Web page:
But Peacock and another campaigner are currently subject to legal action from the council, who claim they are using the land illegally. But Peacock says the council has not made efforts to communicate with the community about the use of the space.
“Our first meeting with the council was in the court. They refused to meet us because they say they just want to sell the land and they are not interested in talking to us, their mind has been made up,” he says.
The issue of green space in urban areas is one that crops up again and again. But there are other areas where environmental justice takes on a different dimension. Community groups in North Ayrshire are angry that a new coal-fired power station is being planned for the Hunterston coal region.
Under the National Planning Framework, the overarching document for planning in Scotland, the development has been designated a ‘National Development’ under its terms.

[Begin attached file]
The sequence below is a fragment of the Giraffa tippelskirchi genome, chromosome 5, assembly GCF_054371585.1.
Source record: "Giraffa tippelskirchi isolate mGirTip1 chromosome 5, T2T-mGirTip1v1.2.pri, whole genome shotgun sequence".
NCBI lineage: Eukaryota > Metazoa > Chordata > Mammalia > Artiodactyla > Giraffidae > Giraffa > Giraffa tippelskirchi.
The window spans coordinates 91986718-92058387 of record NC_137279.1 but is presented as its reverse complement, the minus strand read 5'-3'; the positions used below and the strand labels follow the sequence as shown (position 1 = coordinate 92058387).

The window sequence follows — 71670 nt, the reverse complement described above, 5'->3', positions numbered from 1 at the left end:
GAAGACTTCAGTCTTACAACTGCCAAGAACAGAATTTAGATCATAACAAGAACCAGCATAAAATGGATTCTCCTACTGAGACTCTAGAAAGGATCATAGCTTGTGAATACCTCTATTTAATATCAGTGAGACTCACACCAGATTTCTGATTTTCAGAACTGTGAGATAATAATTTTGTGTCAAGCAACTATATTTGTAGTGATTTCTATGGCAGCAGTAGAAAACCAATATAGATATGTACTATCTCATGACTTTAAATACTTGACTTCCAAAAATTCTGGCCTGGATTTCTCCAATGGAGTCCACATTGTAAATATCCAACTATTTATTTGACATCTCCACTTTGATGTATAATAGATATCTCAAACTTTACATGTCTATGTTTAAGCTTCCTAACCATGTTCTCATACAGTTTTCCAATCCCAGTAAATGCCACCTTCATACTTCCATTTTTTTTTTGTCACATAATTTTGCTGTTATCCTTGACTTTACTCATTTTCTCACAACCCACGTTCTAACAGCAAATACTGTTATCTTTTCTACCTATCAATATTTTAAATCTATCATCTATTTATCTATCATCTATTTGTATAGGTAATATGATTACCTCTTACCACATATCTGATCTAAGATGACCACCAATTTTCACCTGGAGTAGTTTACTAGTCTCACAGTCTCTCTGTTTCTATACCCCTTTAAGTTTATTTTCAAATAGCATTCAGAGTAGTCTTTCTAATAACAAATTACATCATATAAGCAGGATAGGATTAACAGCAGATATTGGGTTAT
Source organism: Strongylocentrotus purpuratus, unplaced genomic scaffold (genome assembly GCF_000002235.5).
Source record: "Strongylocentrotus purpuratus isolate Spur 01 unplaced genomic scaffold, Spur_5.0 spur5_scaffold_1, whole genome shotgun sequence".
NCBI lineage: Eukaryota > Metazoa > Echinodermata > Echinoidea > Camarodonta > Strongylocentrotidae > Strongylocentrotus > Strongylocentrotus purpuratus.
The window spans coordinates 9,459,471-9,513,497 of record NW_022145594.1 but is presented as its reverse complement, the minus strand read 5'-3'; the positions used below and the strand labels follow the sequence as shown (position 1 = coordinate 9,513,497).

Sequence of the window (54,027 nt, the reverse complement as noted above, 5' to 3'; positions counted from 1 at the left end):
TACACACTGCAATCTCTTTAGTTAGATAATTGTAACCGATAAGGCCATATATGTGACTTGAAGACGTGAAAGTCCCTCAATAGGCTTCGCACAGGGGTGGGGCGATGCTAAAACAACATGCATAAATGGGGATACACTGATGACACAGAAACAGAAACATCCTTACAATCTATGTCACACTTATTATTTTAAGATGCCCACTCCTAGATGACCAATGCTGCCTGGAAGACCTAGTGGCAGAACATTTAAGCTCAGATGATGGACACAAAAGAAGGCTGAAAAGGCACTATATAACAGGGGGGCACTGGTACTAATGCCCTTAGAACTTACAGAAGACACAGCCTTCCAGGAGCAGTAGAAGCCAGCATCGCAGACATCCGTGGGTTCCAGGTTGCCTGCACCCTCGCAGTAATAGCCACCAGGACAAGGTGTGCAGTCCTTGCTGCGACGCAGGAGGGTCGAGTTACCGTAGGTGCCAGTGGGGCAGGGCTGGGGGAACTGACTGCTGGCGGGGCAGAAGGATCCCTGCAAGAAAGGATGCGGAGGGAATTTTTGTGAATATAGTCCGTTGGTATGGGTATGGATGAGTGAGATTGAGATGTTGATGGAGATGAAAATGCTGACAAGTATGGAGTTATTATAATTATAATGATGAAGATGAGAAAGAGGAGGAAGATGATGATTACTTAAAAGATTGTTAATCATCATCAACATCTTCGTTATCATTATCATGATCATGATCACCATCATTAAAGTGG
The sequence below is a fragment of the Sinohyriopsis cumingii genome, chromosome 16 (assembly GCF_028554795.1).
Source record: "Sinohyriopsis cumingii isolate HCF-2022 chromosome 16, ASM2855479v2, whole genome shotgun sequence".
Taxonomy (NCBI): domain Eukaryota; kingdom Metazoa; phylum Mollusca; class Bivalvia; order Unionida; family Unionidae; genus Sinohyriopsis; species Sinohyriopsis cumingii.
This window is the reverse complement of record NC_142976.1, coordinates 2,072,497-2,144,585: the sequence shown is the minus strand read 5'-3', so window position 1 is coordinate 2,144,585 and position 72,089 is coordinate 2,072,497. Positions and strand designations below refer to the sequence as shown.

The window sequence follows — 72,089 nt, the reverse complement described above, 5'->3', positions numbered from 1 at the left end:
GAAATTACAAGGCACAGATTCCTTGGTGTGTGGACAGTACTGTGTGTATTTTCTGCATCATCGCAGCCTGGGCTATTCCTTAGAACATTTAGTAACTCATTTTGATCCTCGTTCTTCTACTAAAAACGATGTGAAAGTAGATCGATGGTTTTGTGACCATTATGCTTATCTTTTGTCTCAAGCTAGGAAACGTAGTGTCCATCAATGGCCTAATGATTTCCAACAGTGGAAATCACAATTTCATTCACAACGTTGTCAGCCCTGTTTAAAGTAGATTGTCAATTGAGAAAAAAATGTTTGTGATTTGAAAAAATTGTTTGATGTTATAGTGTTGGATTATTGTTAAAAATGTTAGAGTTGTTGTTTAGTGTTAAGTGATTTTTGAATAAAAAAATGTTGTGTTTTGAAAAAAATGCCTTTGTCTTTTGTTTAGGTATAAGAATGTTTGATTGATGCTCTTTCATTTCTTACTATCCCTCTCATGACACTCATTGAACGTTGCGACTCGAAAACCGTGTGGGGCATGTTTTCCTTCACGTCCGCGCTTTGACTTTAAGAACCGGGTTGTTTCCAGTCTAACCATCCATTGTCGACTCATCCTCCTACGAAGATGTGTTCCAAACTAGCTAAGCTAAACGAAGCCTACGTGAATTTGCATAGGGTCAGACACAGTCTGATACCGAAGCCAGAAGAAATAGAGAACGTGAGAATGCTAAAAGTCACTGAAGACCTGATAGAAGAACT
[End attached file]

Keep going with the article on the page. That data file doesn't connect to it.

“An environmentally just planning system requires decisions to be made using a process where every perspective is looked at, difficult issues are aired and discussed, and potential or real problems are addressed. The system has to be inclusive, transparent and accountable. The National Planning Framework is Scotland’s most influential planning document, which names in it large national developments proposed for Scotland. However, one of the challenges the Government face is to run a truly participative process of consultation that involves people in shaping these national strategic decisions.